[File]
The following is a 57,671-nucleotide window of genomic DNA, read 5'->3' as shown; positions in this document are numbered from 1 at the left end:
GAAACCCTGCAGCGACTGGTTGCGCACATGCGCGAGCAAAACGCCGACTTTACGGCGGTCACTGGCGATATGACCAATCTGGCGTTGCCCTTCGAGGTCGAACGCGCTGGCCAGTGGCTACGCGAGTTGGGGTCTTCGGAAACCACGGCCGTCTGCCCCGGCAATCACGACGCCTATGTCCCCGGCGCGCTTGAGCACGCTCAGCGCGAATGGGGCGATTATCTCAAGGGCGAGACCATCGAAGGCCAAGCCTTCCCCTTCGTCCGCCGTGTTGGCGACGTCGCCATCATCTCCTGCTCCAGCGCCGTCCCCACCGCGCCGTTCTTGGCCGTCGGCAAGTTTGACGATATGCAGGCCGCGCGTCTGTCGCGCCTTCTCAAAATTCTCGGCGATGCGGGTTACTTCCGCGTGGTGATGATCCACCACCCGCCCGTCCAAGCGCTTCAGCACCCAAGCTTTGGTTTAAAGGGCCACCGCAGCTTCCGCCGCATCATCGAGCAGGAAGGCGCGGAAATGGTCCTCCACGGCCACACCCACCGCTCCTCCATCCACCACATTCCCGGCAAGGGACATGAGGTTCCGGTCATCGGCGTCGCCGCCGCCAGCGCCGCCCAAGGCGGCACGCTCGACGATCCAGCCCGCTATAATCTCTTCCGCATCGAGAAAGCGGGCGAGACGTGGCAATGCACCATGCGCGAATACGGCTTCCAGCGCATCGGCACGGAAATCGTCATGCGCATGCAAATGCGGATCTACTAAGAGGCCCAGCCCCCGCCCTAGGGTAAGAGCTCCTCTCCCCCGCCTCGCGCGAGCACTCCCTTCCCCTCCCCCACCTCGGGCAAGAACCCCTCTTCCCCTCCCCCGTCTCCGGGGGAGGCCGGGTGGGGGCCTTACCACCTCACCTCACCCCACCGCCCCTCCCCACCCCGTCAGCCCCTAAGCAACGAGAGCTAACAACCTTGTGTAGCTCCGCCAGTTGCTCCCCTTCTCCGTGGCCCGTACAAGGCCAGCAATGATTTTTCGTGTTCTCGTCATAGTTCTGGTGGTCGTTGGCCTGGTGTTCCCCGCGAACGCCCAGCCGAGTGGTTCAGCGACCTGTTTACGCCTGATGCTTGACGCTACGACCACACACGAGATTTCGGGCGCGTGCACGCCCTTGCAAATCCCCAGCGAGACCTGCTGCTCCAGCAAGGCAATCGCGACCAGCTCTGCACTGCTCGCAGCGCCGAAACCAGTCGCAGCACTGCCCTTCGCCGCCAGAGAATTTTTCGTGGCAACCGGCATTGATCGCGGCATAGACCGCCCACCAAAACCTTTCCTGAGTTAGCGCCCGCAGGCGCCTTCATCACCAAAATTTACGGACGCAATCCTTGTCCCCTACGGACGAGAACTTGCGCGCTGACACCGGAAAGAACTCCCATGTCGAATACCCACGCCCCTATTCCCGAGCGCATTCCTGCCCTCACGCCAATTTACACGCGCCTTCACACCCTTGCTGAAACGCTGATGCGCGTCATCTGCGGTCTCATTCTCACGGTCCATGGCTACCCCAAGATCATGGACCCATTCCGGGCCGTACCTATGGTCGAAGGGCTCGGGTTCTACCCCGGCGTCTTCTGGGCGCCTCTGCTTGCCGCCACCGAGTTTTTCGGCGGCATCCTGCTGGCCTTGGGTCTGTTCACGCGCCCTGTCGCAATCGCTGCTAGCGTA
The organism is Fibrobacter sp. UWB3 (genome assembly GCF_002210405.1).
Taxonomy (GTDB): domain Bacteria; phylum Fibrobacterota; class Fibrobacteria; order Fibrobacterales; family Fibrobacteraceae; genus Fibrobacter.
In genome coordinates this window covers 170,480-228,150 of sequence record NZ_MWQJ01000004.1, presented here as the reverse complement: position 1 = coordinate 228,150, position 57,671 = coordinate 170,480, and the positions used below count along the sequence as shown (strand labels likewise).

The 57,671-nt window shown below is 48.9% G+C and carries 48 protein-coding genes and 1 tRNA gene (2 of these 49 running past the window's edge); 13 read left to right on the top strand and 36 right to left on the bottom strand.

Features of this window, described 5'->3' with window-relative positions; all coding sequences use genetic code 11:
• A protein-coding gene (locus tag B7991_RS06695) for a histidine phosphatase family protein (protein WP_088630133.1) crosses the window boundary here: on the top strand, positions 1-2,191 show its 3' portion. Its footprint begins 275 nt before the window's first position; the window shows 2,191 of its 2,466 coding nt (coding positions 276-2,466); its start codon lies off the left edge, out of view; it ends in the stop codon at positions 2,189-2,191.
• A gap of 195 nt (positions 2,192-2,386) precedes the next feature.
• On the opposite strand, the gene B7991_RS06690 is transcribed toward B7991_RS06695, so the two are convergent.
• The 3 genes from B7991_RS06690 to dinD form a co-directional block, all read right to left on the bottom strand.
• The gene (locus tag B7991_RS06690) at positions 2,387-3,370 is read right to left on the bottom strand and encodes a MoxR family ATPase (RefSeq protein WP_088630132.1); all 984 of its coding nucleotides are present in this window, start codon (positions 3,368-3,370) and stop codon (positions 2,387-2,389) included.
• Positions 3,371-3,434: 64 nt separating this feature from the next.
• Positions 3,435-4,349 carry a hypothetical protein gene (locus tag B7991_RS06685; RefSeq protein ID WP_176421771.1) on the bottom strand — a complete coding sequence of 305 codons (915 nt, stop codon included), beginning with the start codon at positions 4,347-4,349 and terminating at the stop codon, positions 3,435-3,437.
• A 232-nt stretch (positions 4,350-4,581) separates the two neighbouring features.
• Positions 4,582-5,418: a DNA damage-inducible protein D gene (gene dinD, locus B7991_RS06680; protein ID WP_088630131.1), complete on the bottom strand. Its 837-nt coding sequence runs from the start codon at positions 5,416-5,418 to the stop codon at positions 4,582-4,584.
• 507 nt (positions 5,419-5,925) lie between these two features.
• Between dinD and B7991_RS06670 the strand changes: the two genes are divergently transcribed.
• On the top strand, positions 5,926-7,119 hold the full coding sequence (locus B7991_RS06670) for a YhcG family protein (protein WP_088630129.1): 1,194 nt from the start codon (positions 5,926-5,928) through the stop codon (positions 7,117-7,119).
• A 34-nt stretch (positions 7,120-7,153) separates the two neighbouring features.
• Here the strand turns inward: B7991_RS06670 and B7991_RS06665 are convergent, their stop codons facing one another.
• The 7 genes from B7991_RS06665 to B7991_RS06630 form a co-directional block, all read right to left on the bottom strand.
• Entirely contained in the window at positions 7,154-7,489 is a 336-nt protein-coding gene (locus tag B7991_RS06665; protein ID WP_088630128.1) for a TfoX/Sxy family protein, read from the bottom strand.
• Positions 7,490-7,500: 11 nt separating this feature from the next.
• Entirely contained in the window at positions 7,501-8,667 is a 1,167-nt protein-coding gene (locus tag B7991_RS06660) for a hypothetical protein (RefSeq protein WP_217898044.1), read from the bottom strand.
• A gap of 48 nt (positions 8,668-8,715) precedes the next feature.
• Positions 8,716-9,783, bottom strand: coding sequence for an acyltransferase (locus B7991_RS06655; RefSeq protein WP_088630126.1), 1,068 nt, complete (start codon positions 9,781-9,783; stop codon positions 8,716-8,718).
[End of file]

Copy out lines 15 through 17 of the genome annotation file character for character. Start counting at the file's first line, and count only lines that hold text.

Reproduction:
• A 232-nt stretch (positions 4,350-4,581) separates the two neighbouring features.
• Positions 4,582-5,418: a DNA damage-inducible protein D gene (gene dinD, locus B7991_RS06680; protein ID WP_088630131.1), complete on the bottom strand. Its 837-nt coding sequence runs from the start codon at positions 5,416-5,418 to the stop codon at positions 4,582-4,584.
• 507 nt (positions 5,419-5,925) lie between these two features.